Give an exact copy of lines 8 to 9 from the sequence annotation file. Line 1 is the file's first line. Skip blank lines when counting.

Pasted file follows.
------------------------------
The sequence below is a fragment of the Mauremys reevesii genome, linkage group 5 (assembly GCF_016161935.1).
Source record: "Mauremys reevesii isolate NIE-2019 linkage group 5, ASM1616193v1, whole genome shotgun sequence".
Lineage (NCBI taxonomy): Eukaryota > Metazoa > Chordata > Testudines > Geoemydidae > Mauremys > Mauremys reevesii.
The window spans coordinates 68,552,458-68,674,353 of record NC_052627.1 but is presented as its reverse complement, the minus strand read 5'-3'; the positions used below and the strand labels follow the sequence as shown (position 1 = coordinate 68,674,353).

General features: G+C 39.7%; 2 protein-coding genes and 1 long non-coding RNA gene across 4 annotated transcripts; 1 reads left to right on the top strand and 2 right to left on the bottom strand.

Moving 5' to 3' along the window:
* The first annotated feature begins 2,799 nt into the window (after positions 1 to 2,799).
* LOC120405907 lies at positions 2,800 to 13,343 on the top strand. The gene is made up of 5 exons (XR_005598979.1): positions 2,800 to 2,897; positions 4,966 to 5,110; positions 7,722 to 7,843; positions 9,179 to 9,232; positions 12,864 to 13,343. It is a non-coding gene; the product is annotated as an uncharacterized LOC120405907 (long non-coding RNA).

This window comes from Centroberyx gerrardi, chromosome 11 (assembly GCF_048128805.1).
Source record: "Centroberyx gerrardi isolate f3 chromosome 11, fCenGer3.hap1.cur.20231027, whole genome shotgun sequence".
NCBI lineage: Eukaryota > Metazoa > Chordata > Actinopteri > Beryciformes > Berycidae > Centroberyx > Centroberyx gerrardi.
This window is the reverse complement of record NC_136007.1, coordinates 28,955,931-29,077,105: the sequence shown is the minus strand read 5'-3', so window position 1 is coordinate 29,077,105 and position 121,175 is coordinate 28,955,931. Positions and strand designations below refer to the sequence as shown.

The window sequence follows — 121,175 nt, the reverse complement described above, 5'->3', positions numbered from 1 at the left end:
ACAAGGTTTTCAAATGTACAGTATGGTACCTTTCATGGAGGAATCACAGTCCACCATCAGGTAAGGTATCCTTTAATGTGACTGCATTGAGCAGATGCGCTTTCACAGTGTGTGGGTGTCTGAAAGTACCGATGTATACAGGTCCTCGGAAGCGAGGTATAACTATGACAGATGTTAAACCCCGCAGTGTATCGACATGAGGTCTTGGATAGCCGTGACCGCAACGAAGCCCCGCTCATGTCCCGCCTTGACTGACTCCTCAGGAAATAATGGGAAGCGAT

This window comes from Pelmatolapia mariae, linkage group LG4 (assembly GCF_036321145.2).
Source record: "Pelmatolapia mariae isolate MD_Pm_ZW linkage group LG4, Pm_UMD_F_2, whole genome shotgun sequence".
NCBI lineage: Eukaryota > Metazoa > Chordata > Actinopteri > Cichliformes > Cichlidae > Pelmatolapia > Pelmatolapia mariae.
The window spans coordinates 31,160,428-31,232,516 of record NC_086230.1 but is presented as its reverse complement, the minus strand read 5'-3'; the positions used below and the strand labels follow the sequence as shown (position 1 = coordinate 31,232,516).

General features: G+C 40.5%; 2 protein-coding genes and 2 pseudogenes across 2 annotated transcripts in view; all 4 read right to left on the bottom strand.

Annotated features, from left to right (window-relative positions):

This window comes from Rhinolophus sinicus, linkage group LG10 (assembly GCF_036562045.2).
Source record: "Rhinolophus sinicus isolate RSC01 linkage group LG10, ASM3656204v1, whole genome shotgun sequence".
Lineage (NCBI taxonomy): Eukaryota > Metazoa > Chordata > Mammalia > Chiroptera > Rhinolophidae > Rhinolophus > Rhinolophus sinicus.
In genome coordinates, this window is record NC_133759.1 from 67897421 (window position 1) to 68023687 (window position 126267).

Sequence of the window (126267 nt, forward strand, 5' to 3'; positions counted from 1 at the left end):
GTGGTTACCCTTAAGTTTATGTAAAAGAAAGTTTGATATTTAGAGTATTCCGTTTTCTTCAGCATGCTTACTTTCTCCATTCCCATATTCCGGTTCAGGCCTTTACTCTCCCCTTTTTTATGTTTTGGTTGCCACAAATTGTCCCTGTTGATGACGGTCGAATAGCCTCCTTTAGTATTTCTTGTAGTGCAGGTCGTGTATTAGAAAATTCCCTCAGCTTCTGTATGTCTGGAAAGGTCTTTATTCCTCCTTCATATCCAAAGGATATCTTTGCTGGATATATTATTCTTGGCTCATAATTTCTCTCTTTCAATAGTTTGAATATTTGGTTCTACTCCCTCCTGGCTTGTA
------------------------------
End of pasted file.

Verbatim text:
* LOC120405907 lies at positions 2,800 to 13,343 on the top strand. The gene is made up of 5 exons (XR_005598979.1): positions 2,800 to 2,897; positions 4,966 to 5,110; positions 7,722 to 7,843; positions 9,179 to 9,232; positions 12,864 to 13,343. It is a non-coding gene; the product is annotated as an uncharacterized LOC120405907 (long non-coding RNA).

This window comes from Centroberyx gerrardi, chromosome 11 (assembly GCF_048128805.1).